It was a tight, long and beautiful embrace between two best friends at the net. Two similar narrative arcs, two survivalists meeting on the biggest stage yet of their career. And when it was finally over, tears mixed with sweat. In a poignant moment that seemed to never end, it was unclear who was hanging on to whom: Madison Keys, the vanquished or Sloane Stephens, the victor.
And if the crowd was disappointed at the lopsided affair — Stephens won it 6-3, 6-0 in 61 minutes — they didn’t show it. The cheers during the hug and the minutes that followed were louder than that during championship point.
Presentation ceremonies are usually a dull, boring affair — except when the trophy is being lifted — but this one came with its moments. Like when Stephens’ eyes turned wide and she exclaimed a “Wow!” when handed her prize money of $3.7 million. She came across as being admirably impish and graceful in celebration, still unsure of standing under the winner’s spotlight at Arthur Ashe Stadium.
On court, she was anything but unsure. On court, Stephens was commanding and her tennis pitch-perfect.
Under a clear blue New York sky, 15th seeded Keys began the match in typical fashion by pounding a couple of aces. Just as she was finding her footing, she got broken in the fifth game hitting a forehand long. She seemed to unravel in similar fashion — the same error offered Stephens another break point and she took the first set 6-3.
Stephens held serve at the start of the second set, and then broke to 2-0 with another passing shot — a hot, precise crosscourt forehand. Her racket moved like a whip, and Keys who has an equally assaulting powerstroke, was rendered helpless.
A frustrated Keys looked to her box for support. A stony-faced Lindsay Davenport could offer nothing.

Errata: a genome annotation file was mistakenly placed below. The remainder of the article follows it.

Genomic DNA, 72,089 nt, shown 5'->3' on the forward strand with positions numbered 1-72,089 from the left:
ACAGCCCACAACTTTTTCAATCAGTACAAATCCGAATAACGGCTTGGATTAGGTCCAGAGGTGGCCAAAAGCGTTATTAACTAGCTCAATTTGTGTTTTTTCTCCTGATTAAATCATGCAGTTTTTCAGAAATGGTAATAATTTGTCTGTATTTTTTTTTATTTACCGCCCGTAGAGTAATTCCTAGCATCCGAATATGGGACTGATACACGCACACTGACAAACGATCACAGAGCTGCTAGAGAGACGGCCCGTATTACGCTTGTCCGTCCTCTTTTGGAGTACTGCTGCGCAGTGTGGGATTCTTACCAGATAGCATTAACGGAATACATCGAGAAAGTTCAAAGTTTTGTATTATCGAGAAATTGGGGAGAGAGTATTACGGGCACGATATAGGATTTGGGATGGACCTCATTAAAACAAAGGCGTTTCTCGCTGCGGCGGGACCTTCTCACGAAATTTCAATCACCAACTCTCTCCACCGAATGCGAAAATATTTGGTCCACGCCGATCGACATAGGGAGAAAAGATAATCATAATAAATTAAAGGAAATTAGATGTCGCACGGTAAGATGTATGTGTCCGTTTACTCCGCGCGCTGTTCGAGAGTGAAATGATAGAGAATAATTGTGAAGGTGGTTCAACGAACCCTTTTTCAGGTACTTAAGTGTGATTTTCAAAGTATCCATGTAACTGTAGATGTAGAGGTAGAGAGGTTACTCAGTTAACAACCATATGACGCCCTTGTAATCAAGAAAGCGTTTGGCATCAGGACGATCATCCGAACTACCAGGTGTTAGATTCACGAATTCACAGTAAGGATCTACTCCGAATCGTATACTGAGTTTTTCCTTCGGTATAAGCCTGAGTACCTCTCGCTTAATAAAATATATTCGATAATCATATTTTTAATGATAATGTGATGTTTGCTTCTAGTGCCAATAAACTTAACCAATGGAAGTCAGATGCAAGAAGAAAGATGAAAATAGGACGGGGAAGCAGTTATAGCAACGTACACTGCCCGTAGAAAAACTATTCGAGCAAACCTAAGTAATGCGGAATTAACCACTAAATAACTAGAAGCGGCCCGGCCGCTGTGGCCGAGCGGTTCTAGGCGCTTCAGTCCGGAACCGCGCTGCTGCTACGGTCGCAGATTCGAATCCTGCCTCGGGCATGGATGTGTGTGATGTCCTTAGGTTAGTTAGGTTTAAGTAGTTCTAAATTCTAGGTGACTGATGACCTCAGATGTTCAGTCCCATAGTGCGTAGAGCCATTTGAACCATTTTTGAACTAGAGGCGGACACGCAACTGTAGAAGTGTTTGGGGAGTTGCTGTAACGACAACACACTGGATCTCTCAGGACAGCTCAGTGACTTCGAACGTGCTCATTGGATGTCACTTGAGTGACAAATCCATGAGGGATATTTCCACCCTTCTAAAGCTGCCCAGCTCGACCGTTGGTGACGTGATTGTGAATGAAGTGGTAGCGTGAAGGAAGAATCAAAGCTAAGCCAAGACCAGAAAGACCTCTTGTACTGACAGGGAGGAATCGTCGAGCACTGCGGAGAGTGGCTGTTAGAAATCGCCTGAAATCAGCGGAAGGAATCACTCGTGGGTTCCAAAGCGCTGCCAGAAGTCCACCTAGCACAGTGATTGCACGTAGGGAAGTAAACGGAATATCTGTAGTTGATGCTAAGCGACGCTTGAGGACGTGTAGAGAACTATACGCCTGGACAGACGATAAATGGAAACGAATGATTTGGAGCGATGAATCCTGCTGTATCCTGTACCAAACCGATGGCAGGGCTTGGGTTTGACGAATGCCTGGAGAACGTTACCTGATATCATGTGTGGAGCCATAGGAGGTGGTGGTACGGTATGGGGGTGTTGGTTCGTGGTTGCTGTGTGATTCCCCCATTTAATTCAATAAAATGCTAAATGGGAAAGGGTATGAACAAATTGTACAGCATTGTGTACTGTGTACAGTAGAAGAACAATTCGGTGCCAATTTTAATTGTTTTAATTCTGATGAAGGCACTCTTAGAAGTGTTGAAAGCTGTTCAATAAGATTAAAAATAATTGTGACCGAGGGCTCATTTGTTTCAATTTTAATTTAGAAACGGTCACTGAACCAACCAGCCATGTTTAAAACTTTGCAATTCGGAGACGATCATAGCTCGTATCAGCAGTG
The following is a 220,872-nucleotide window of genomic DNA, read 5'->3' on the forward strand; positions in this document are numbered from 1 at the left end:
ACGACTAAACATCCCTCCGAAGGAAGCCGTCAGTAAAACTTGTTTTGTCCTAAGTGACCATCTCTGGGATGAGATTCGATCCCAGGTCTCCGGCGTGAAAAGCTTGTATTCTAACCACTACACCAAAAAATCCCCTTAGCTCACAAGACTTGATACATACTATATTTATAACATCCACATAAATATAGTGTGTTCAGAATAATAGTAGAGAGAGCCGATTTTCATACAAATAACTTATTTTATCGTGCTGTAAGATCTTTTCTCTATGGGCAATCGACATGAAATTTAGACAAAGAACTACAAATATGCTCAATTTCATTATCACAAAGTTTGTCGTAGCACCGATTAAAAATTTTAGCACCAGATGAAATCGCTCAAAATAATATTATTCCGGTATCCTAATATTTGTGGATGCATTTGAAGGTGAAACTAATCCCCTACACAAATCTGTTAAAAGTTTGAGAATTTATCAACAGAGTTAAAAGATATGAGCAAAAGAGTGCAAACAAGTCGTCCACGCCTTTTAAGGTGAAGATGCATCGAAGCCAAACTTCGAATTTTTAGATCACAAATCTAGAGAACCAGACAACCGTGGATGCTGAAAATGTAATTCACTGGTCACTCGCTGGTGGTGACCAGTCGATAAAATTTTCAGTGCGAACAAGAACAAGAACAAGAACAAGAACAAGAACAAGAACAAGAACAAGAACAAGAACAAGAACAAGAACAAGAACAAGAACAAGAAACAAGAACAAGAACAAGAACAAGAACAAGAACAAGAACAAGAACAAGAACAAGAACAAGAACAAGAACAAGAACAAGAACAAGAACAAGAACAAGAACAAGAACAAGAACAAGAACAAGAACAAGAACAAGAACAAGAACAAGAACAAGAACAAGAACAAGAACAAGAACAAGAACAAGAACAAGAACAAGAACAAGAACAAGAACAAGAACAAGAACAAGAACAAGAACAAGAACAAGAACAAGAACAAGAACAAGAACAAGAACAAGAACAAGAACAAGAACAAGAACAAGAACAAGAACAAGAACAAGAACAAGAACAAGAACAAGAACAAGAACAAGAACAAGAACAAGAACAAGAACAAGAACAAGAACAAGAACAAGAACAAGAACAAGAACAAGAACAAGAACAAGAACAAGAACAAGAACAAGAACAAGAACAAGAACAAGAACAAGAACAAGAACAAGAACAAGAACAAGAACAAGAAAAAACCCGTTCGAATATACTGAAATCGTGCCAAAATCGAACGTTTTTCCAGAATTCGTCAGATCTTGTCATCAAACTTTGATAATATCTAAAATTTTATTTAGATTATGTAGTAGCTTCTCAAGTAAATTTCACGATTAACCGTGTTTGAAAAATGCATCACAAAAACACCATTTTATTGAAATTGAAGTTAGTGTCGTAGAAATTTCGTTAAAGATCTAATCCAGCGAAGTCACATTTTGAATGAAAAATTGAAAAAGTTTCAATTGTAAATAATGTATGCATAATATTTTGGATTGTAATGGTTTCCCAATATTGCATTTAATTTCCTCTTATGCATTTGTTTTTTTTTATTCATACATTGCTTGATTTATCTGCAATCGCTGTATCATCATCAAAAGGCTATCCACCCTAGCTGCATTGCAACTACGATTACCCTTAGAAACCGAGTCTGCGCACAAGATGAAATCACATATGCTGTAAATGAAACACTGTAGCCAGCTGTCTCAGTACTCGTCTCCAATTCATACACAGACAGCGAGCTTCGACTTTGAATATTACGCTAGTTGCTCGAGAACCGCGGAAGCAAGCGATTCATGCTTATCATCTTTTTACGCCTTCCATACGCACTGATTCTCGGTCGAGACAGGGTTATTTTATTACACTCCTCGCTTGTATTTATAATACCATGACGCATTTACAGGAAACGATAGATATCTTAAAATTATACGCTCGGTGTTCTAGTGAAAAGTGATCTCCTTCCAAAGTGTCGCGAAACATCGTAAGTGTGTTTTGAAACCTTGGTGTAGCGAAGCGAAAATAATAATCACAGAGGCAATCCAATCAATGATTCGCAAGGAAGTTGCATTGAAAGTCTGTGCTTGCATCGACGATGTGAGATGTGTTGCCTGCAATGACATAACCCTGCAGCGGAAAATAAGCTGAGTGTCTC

Both admitted to being nervous before the match, their first major singles final, but it was Stephens who showed more poise under pressure. She was aggressive and unafraid to hit the big shots. The statistics tell the story: she hit only 10 winners and not a single ace. But she did not double fault either and committed only six unforced errors.
Keys, in comparison, accounted for 30. Her heavily bandaged thigh didn’t seem to help matters either and she had trouble moving and trusting her body, netting easy shots and hitting long what were sure-shot winners. She was broken again in the fourth game of the second set.
Keys had won 21 straight service games in her last two matches to defeat Kaia Kanepi and fellow American CoCo Vandeweghe. In sharp contrast, she was broken on five of 12 break points she presented to Stephens in the final.
The most impressive moment of the match came when Stephens was leading 6-3, 4-0. Keys raised the level of her game and had three break points to get back some momentum. But Stephens fought back to deuce with confident winners from the baseline and net.
The final game of the match saw some intense rallies from both sides, much to the delight of the crowd, and Keys was able to stave off two championship points. Of course, it was a little too far and a little too late in the day, and when she saw yet another forehand hitting the nets, Stephens dropped her racquet and flashed that all too familiar dazzling smile, full and dimpled.
Catapulted from a ranking of 957 earlier this year, Stephens will now sit on a comfortable No. 17 on Monday. Her best friend will move up to rank 12. If this tournament was any indication, this will be a friendship — and maybe a rivalry, because why not? — that will surely deepen over the years to come as the women’s game transitions to a younger generation.